Those familiar with Marvel Comic’s Wendigo will recall that if a man eats human flesh he will be cursed to become the Wendigo with an insatiable hunger for human flesh. Yeah, that more or less fits Will’s deranged dreams! There is also a pervasive theme throughout the season of antlers. One of the murdered girls Will and Jack and the team discover is impaled on antlers in room of wall to wall antlers. Then they find another girl, naked, and impaled on antlers out in the open. This Will quickly deduces is not the work of the man they are looking for but rather a copycat killer who the media dubs The Chesapeake Shrike after crime scene photos hit the internet on Freddy Lound’s website Tattle Crime.
Bryan Fuller secured the rights to all the characters and stories except for Silence Of The Lambs. But he has taken pieces and parts and rearranged many of them, sometimes in a totally different order than they appeared before in print and on screen. The is also a lot of race and gender swapping so that Dr. Bloom–referred to as a “he” in one of the movies–is recast as a female played by Caroline Davernhas from Wonderfalls. Likewise, Freddy Lounds is now a woman and Jack Crawford is now black. And all of them. some who had minor parts, are all the better for it. It’s a perfect cast.
Bryan Fuller creates his show using a paint brush to a canvas. His palette is infinite and he always manages to deliver a masterpiece. Hannibal takes its visceral gore and disgust and elevates it to artistry. Bryan Fuller also does something I don’t recall any other TV series ever doing. He runs composer Brian Reizzel’s haunting score through the entire episode. Sometimes it dips to an almost undescernable level but it’s there, ready to hit awkward punctuation points for a murder…murders which stretch the imagination to its breaking point. My favorite murder scene is when some boys come across a mushroom garden. At first they think it’s marijuana till they see the arm sticking out of the ground with an I.V. attached.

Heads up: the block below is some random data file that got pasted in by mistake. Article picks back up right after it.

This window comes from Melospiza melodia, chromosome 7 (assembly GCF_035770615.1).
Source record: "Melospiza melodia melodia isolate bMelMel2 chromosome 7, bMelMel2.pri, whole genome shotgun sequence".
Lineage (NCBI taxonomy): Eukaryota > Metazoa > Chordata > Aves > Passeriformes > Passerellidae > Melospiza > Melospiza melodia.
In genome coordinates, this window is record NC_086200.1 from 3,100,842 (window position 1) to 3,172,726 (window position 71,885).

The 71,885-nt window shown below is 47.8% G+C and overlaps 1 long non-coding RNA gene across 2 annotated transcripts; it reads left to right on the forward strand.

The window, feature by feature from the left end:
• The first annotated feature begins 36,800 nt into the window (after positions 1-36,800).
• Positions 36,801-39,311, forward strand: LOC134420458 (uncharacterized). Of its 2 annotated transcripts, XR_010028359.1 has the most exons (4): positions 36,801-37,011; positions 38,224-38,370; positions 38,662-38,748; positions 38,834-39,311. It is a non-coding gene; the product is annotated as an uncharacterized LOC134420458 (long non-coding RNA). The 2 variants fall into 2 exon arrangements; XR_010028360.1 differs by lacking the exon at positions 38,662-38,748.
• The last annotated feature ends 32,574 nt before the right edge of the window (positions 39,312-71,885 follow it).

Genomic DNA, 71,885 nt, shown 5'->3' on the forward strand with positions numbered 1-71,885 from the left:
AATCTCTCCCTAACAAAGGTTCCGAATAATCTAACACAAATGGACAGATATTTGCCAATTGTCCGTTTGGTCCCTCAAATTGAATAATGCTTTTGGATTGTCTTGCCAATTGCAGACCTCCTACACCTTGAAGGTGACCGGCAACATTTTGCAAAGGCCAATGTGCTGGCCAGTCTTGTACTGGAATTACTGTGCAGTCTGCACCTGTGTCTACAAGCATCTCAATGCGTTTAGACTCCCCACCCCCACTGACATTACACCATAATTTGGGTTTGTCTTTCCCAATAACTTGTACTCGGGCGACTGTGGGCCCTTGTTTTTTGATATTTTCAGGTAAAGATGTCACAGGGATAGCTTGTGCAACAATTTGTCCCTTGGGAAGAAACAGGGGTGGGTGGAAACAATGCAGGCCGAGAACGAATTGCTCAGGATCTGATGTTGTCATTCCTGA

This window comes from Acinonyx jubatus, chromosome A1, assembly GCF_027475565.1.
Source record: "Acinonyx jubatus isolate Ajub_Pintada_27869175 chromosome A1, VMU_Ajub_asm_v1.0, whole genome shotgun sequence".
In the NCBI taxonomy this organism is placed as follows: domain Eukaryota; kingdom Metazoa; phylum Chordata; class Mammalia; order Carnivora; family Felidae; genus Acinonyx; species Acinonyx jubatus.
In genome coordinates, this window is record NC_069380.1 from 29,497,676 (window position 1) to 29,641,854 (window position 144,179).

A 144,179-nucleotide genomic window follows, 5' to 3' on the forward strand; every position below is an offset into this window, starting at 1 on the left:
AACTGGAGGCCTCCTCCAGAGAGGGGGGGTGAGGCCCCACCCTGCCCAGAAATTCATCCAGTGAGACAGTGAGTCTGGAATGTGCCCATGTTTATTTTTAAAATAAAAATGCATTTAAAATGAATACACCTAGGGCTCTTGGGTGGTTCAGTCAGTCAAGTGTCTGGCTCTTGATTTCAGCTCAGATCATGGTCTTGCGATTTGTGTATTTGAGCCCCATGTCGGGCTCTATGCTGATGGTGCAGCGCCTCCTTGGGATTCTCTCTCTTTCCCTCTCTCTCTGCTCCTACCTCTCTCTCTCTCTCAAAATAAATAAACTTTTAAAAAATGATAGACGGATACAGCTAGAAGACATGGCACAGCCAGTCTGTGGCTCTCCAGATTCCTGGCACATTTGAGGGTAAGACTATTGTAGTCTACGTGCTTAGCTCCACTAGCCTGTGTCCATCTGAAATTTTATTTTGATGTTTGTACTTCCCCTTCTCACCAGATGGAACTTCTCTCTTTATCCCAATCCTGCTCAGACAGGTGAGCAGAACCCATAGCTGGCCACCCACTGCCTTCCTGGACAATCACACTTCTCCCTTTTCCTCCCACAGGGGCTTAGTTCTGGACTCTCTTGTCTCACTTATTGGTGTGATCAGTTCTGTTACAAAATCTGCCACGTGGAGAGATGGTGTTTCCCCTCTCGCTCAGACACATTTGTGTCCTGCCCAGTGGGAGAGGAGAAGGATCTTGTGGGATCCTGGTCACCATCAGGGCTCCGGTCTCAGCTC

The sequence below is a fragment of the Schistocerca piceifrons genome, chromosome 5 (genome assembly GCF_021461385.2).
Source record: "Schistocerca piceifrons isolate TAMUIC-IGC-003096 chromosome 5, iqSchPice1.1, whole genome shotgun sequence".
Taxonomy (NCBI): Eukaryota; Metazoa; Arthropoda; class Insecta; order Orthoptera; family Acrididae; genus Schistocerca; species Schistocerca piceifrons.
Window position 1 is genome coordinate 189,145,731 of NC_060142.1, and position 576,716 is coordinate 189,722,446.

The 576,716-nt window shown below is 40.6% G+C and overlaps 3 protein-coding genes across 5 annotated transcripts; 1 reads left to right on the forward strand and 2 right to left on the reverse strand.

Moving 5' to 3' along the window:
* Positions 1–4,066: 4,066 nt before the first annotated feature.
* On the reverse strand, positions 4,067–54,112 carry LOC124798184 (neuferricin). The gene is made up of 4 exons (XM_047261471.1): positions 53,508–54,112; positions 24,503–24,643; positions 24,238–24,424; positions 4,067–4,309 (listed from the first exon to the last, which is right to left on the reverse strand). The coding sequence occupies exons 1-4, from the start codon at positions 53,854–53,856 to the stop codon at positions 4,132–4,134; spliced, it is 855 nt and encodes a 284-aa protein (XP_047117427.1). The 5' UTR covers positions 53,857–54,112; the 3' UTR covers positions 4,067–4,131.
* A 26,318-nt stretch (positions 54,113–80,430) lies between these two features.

When all is said and done though, it’s the relationship between Hannibal and Will in those quiet scenes as the two spar as chessman with Will Graham…for all his “love” of Hannibal, coming to realize that he’s been dining with The Chesapeake Shrike himself. Will Graham, who for all his being a “pure empath”, has allowed himself to be served up as Hannibal’s latest dish. Bon appetit!
While Hannibal may be the greatest horror television show ever, it's also quite surely one of the best television series period. Since its debut on Netflix there has been a renewed interest in continuing the series through to the conclusion Bryan Fuller had in mind. Legions of Fannibals would most assuredly bite into that.
Bone Appetit! Hannibal Season 1: Eat The Rude
Writing - 10/1010/10
Storyline - 10/1010/10
Acting - 10/1010/10
Music - 10/1010/10
Production - 11/1010/10